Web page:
<p>I think I may be able to convince my parents to pay more (or even all) of my tuition if I can convince them that Brown has an excellent physics/math/science department as well. I know that ivy leagues are excellent if you want to go into law, or medicine, or those "old-fashioned" majors. Physics is a bit tangential, and most people think Cal Tech or MIT or Berkeley is better for that path. How much is Brown really "lacking" for lack of better wording?</p>

<p>LASTLY, if I do choose Brown and cannot solve the money issue, how feasible is it for me to get through the $25,000 I have to pay each year (in terms of loans, jobs, internships, etc.)?</p>

<p><a href=""&gt;;/a> This might be of interest.</p>

<p>You could also look at specific courses for each university and show your parents how Brown has some courses that you're interested in taking which Berkeley doesn't offer (if that's true).</p>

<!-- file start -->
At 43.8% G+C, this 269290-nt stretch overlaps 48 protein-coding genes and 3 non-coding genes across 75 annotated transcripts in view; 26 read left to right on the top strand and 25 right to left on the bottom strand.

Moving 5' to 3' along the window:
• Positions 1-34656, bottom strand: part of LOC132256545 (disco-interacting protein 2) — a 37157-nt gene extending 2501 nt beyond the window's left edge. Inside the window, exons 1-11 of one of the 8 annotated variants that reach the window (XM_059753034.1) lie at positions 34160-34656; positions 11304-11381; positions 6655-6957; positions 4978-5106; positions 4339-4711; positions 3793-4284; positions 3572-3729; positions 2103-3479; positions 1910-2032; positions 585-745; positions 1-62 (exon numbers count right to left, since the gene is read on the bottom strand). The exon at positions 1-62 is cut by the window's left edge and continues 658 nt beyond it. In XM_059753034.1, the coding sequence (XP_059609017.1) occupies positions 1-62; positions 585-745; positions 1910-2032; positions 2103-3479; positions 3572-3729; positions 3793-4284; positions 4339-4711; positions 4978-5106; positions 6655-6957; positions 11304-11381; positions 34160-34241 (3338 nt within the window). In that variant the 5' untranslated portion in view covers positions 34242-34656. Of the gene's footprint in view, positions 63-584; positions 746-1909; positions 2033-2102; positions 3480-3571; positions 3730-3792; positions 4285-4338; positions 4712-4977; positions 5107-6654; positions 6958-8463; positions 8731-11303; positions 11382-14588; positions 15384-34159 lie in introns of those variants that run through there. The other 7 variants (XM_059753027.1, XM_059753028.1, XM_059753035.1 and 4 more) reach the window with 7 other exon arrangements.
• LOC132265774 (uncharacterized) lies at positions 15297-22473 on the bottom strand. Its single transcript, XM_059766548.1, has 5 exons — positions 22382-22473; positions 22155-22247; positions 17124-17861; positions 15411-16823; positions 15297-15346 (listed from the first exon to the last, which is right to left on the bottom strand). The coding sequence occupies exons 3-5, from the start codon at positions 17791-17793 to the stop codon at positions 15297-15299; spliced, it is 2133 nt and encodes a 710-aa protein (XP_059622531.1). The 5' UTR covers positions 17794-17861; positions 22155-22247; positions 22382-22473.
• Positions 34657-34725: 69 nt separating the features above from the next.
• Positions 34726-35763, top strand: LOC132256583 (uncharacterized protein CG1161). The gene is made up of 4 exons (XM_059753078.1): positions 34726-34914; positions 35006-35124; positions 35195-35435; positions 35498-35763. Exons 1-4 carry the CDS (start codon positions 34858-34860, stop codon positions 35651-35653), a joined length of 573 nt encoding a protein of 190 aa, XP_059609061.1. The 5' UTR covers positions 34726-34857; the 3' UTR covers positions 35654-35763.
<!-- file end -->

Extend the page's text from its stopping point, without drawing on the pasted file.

<p>I truly do not think you should take on that $25000 of debt per year, though. If your parents will pay more money, try and convince them. If you can get more scholarships at this point, try. But, even with work, you're not going to be able to cover that cost, and that would be a lot in loans for an undergraduate degree.</p>

<p>there are surely great opportunities at both places. i doubt brown will limit you in any way. three years ago i wrote my undergrad thesis at brown with a nobel laureate in physics (the person who discovered superconductivity)</p>

<p>The nobelist is 75 to 80 years old. Long may he thrive, but the question is more about comparison of faculty, programs and students as a whole between the two schools, than pinning one's hopes on the one big professor.</p>

<p>that's a very fair point, though the IBNS (Institute for Brain and Neural Systems) that he runs is very robust. neuroscience-related physics and biophysics/nano-biophysics is particularly strong at Brown. </p>

<p>the department also has a fair share of more traditional physists who are stars in their respective fields--including fellows of the American Physical Society, etc. i have much less knowledge about this part of the department, however</p>